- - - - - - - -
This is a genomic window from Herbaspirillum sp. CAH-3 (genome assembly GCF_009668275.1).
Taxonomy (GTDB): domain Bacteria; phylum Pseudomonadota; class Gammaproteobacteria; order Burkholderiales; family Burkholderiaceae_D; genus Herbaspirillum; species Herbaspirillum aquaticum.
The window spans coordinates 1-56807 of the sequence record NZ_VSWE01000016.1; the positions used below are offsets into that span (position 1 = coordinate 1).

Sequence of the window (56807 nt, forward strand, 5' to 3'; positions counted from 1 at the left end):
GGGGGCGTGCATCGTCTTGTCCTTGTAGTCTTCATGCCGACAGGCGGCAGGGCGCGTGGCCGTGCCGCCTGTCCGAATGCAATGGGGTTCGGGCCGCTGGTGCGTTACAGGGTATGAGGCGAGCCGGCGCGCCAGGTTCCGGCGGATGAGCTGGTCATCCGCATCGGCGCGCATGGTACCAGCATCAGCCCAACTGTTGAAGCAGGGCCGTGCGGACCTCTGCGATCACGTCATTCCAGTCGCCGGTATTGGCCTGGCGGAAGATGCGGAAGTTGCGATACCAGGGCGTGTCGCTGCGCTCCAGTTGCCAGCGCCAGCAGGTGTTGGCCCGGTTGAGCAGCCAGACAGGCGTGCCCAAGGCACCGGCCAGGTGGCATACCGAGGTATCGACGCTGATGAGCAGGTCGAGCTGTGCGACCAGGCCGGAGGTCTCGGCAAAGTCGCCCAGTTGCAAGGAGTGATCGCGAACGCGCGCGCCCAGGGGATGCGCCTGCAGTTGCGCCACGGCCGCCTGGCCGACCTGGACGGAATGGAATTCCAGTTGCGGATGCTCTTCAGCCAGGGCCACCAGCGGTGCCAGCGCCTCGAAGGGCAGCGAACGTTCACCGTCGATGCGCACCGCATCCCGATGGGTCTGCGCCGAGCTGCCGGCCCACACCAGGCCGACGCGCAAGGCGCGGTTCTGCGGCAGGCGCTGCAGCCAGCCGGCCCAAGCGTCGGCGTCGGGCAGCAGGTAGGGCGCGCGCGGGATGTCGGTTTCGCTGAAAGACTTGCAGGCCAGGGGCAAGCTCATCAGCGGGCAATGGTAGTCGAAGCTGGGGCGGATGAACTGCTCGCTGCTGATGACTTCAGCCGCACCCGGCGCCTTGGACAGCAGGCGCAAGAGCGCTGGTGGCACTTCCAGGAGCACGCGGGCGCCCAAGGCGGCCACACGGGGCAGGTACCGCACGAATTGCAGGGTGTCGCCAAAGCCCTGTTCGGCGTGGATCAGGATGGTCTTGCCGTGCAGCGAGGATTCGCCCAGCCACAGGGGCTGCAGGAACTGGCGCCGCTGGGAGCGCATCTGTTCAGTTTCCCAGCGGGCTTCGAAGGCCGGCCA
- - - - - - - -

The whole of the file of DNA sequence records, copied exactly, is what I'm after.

This is a genomic window from Herbaspirillum sp. CAH-3 (genome assembly GCF_009668275.1).
Taxonomy (GTDB): domain Bacteria; phylum Pseudomonadota; class Gammaproteobacteria; order Burkholderiales; family Burkholderiaceae_D; genus Herbaspirillum; species Herbaspirillum aquaticum.
The window spans coordinates 1-56807 of the sequence record NZ_VSWE01000016.1; the positions used below are offsets into that span (position 1 = coordinate 1).

Sequence of the window (56807 nt, forward strand, 5' to 3'; positions counted from 1 at the left end):
GGGGGCGTGCATCGTCTTGTCCTTGTAGTCTTCATGCCGACAGGCGGCAGGGCGCGTGGCCGTGCCGCCTGTCCGAATGCAATGGGGTTCGGGCCGCTGGTGCGTTACAGGGTATGAGGCGAGCCGGCGCGCCAGGTTCCGGCGGATGAGCTGGTCATCCGCATCGGCGCGCATGGTACCAGCATCAGCCCAACTGTTGAAGCAGGGCCGTGCGGACCTCTGCGATCACGTCATTCCAGTCGCCGGTATTGGCCTGGCGGAAGATGCGGAAGTTGCGATACCAGGGCGTGTCGCTGCGCTCCAGTTGCCAGCGCCAGCAGGTGTTGGCCCGGTTGAGCAGCCAGACAGGCGTGCCCAAGGCACCGGCCAGGTGGCATACCGAGGTATCGACGCTGATGAGCAGGTCGAGCTGTGCGACCAGGCCGGAGGTCTCGGCAAAGTCGCCCAGTTGCAAGGAGTGATCGCGAACGCGCGCGCCCAGGGGATGCGCCTGCAGTTGCGCCACGGCCGCCTGGCCGACCTGGACGGAATGGAATTCCAGTTGCGGATGCTCTTCAGCCAGGGCCACCAGCGGTGCCAGCGCCTCGAAGGGCAGCGAACGTTCACCGTCGATGCGCACCGCATCCCGATGGGTCTGCGCCGAGCTGCCGGCCCACACCAGGCCGACGCGCAAGGCGCGGTTCTGCGGCAGGCGCTGCAGCCAGCCGGCCCAAGCGTCGGCGTCGGGCAGCAGGTAGGGCGCGCGCGGGATGTCGGTTTCGCTGAAAGACTTGCAGGCCAGGGGCAAGCTCATCAGCGGGCAATGGTAGTCGAAGCTGGGGCGGATGAACTGCTCGCTGCTGATGACTTCAGCCGCACCCGGCGCCTTGGACAGCAGGCGCAAGAGCGCTGGTGGCACTTCCAGGAGCACGCGGGCGCCCAAGGCGGCCACACGGGGCAGGTACCGCACGAATTGCAGGGTGTCGCCAAAGCCCTGTTCGGCGTGGATCAGGATGGTCTTGCCGTGCAGCGAGGATTCGCCCAGCCACAGGGGCTGCAGGAACTGGCGCCGCTGGGAGCGCATCTGTTCAGTTTCCCAGCGGGCTTCGAAGGCCGGCCA